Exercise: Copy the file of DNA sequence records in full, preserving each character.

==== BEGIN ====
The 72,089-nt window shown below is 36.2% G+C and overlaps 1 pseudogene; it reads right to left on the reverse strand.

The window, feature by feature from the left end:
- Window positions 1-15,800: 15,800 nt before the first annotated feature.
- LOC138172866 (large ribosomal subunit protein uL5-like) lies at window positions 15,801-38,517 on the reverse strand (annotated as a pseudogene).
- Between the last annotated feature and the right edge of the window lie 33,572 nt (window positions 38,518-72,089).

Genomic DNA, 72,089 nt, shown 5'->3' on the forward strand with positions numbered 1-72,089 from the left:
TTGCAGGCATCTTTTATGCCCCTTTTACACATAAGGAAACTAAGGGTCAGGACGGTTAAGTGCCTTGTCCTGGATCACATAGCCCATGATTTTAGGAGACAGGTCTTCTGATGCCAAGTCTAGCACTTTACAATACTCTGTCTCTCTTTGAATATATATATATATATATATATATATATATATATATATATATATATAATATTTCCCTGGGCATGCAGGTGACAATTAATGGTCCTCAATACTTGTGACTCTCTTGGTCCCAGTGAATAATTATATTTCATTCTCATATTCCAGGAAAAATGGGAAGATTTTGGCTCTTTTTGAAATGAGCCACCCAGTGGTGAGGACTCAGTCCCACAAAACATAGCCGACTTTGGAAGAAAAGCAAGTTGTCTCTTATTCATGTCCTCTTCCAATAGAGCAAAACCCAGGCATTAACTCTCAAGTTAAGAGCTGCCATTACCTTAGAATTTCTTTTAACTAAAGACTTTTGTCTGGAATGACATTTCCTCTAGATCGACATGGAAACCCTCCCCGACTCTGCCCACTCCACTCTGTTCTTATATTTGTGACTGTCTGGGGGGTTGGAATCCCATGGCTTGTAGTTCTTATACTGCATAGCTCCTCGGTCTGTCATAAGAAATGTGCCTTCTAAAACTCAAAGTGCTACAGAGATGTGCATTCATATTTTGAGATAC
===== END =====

The 72,089-nt window shown below is 36.2% G+C and overlaps 1 pseudogene; it reads right to left on the reverse strand.

The window, feature by feature from the left end:
- Window positions 1-15,800: 15,800 nt before the first annotated feature.
- LOC138172866 (large ribosomal subunit protein uL5-like) lies at window positions 15,801-38,517 on the reverse strand (annotated as a pseudogene).
- Between the last annotated feature and the right edge of the window lie 33,572 nt (window positions 38,518-72,089).

Genomic DNA, 72,089 nt, shown 5'->3' on the forward strand with positions numbered 1-72,089 from the left:
TTGCAGGCATCTTTTATGCCCCTTTTACACATAAGGAAACTAAGGGTCAGGACGGTTAAGTGCCTTGTCCTGGATCACATAGCCCATGATTTTAGGAGACAGGTCTTCTGATGCCAAGTCTAGCACTTTACAATACTCTGTCTCTCTTTGAATATATATATATATATATATATATATATATATATATATATATATATAATATTTCCCTGGGCATGCAGGTGACAATTAATGGTCCTCAATACTTGTGACTCTCTTGGTCCCAGTGAATAATTATATTTCATTCTCATATTCCAGGAAAAATGGGAAGATTTTGGCTCTTTTTGAAATGAGCCACCCAGTGGTGAGGACTCAGTCCCACAAAACATAGCCGACTTTGGAAGAAAAGCAAGTTGTCTCTTATTCATGTCCTCTTCCAATAGAGCAAAACCCAGGCATTAACTCTCAAGTTAAGAGCTGCCATTACCTTAGAATTTCTTTTAACTAAAGACTTTTGTCTGGAATGACATTTCCTCTAGATCGACATGGAAACCCTCCCCGACTCTGCCCACTCCACTCTGTTCTTATATTTGTGACTGTCTGGGGGGTTGGAATCCCATGGCTTGTAGTTCTTATACTGCATAGCTCCTCGGTCTGTCATAAGAAATGTGCCTTCTAAAACTCAAAGTGCTACAGAGATGTGCATTCATATTTTGAGATAC